A man of means

So what are the specific requirements? The short answer is that you must be a man of means. This is not as difficult as it may sound. The term has a specific definition: a person who owns a “hearth” in Portugal.

In other words, the primary requirement to qualify for Portuguese residency is the ownership of a house in Portugal.

The primary requirement for citizenship is that you should have maintained your right of residency for six years.

In the simplest terms, to become a Portuguese national — to obtain a second passport — you must have owned a house (or apartment) in Portugal for a period of 6 years.

The advantages of Portuguese citizenship

First, under Roman law a wife and children were considered chattels (i.e., property). From our modem human rights viewpoint this may be an unfortunate hangover from antiquity, but for our present purposes it is a good thing, because if the head of the household qualifies for Portuguese residency, all his or her dependants automatically qualify too. without extra cost.

In practice this means that a man may acquire the right of residency for his wife, his unmarried daughters of any age (under Roman law unmarried daughters of any age are considered dependants) and sons under the age of 18. A woman head of household may petition for her children to be treated similarly.

Second, Britain and Portugal have long been allies. Under the alliance, which dates back to 1492, Portuguese nationals have had preferential entry into the UK. On top of that piece of history there is now a new element in the form of Portugal’s membership of the European Economic Community.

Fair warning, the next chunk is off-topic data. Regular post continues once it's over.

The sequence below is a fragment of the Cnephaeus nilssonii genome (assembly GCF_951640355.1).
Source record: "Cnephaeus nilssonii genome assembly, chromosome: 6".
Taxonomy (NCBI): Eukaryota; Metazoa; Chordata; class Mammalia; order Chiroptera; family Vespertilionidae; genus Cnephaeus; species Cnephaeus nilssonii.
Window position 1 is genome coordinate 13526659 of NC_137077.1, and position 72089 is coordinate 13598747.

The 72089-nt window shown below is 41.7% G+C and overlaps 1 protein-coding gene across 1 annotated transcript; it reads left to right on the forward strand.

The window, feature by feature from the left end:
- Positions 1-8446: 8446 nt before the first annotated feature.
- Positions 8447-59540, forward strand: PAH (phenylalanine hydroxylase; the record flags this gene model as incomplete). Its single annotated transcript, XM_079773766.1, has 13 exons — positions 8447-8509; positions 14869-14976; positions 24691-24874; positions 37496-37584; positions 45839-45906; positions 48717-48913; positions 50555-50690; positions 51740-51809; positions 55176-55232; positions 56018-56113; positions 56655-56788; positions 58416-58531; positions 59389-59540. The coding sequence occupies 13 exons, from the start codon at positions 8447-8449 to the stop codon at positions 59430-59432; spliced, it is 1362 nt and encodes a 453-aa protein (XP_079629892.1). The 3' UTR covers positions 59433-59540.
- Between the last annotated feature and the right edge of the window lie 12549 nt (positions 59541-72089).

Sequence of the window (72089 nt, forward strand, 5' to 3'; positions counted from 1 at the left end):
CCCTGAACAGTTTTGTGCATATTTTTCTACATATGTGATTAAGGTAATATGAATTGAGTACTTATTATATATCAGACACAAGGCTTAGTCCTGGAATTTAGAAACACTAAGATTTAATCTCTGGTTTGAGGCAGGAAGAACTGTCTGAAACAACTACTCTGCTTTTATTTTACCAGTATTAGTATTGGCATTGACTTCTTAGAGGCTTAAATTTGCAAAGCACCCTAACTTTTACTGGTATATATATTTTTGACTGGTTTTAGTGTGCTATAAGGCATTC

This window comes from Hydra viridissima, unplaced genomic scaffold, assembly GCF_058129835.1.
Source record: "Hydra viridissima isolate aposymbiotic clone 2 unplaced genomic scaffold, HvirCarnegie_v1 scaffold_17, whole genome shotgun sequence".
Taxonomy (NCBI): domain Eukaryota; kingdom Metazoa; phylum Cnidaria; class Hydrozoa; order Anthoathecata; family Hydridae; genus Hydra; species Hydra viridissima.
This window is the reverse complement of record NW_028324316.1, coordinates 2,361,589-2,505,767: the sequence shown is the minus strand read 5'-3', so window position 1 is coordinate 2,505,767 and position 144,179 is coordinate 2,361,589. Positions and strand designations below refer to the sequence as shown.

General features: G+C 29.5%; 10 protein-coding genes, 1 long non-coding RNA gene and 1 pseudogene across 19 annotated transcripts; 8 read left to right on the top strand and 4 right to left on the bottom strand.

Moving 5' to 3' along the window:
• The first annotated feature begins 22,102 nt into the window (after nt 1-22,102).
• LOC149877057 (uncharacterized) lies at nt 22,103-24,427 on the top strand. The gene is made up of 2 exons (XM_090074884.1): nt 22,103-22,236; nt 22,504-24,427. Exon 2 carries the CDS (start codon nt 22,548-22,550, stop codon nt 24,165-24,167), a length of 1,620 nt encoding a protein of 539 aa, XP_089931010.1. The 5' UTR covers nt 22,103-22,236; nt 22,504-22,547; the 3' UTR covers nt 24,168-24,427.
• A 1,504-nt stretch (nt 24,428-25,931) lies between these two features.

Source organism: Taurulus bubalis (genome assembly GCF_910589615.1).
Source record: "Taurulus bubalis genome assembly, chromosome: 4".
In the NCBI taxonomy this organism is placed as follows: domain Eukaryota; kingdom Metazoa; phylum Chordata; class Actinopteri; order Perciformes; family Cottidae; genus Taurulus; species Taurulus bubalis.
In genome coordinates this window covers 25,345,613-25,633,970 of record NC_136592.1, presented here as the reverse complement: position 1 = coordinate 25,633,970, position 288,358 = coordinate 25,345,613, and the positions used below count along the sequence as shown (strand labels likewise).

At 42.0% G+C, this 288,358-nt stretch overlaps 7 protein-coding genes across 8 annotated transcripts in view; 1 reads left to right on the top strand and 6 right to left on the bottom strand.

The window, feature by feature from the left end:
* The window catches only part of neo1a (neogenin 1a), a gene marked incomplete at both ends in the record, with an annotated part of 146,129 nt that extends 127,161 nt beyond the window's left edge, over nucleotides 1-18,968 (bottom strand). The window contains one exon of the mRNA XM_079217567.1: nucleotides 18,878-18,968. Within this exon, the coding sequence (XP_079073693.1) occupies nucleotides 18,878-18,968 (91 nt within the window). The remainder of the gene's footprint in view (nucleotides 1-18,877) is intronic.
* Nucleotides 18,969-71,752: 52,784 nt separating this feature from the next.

Portugal joined the Community on 1 January 1986. All Portuguese will be entitled to the rights of free movement of labor and freedom of establishment provided for by the Community’s constitution, the Treaty of Rome (nothing to do with the Roman empire). This means that Portuguese citizens may live and work in any of the other member countries: Belgium, Denmark, France, Greece, Ireland, Italy, Luxembourg, Spain, the Netherlands, the UK, and West Germany. For citizens of Portugal the Treaty provisions that grant these rights will not come into force until 1 January 1993 (1996 so far as Luxembourg is concerned), but 1993 will have been reached before anyone starting the process after reading this Report acquires Portuguese citizenship.

Third; due to the special relationship that existed between Portugal and Brazil, Portuguese nationals may with relative ease become temporary or permanent residents of Brazil.

Fourth, the holder of a Portuguese passport can, under present dispensations, visit virtually every country in the world without having first to go through the process of obtaining a visa. In addition, Portugal is among a number of countries that persistently press the US to abandon its policy of requiring every visitor to have a visa, and instead adopt the European practice of granting entry to nationals of most countries at the port of entry.

Fifth, as already mentioned, the process of acquiring Portuguese citizenship does not require you to live in the country.

In summary, as a Portuguese citizen you can effectively choose to live and work almost everywhere in Western Europe, plus Brazil, and visit most countries without restriction.

The eight steps to citizenship